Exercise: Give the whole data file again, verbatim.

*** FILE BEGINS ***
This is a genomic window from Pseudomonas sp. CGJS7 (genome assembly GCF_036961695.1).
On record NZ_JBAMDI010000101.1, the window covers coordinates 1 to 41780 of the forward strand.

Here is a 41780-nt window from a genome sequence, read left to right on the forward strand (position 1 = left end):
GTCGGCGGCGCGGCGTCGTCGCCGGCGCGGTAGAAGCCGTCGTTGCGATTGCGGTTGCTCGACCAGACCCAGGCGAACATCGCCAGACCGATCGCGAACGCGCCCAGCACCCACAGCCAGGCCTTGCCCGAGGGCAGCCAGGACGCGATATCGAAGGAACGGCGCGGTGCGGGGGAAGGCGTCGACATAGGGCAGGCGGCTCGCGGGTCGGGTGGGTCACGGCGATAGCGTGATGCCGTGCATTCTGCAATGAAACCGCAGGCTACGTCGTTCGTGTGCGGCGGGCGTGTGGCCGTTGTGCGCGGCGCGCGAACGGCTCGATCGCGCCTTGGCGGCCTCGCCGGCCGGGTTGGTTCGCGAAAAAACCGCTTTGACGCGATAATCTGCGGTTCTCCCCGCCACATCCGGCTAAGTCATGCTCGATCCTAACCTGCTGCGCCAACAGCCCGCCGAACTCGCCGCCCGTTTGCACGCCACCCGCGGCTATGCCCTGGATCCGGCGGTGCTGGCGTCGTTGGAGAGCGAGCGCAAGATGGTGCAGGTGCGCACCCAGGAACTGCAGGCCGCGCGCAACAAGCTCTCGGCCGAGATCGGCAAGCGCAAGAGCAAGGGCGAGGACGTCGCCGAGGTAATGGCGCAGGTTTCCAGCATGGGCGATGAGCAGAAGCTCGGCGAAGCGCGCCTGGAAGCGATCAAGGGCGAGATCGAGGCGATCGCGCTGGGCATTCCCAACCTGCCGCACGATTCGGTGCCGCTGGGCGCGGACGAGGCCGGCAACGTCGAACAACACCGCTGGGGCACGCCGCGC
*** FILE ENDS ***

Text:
This is a genomic window from Pseudomonas sp. CGJS7 (genome assembly GCF_036961695.1).
On record NZ_JBAMDI010000101.1, the window covers coordinates 1 to 41780 of the forward strand.

Here is a 41780-nt window from a genome sequence, read left to right on the forward strand (position 1 = left end):
GTCGGCGGCGCGGCGTCGTCGCCGGCGCGGTAGAAGCCGTCGTTGCGATTGCGGTTGCTCGACCAGACCCAGGCGAACATCGCCAGACCGATCGCGAACGCGCCCAGCACCCACAGCCAGGCCTTGCCCGAGGGCAGCCAGGACGCGATATCGAAGGAACGGCGCGGTGCGGGGGAAGGCGTCGACATAGGGCAGGCGGCTCGCGGGTCGGGTGGGTCACGGCGATAGCGTGATGCCGTGCATTCTGCAATGAAACCGCAGGCTACGTCGTTCGTGTGCGGCGGGCGTGTGGCCGTTGTGCGCGGCGCGCGAACGGCTCGATCGCGCCTTGGCGGCCTCGCCGGCCGGGTTGGTTCGCGAAAAAACCGCTTTGACGCGATAATCTGCGGTTCTCCCCGCCACATCCGGCTAAGTCATGCTCGATCCTAACCTGCTGCGCCAACAGCCCGCCGAACTCGCCGCCCGTTTGCACGCCACCCGCGGCTATGCCCTGGATCCGGCGGTGCTGGCGTCGTTGGAGAGCGAGCGCAAGATGGTGCAGGTGCGCACCCAGGAACTGCAGGCCGCGCGCAACAAGCTCTCGGCCGAGATCGGCAAGCGCAAGAGCAAGGGCGAGGACGTCGCCGAGGTAATGGCGCAGGTTTCCAGCATGGGCGATGAGCAGAAGCTCGGCGAAGCGCGCCTGGAAGCGATCAAGGGCGAGATCGAGGCGATCGCGCTGGGCATTCCCAACCTGCCGCACGATTCGGTGCCGCTGGGCGCGGACGAGGCCGGCAACGTCGAACAACACCGCTGGGGCACGCCGCGC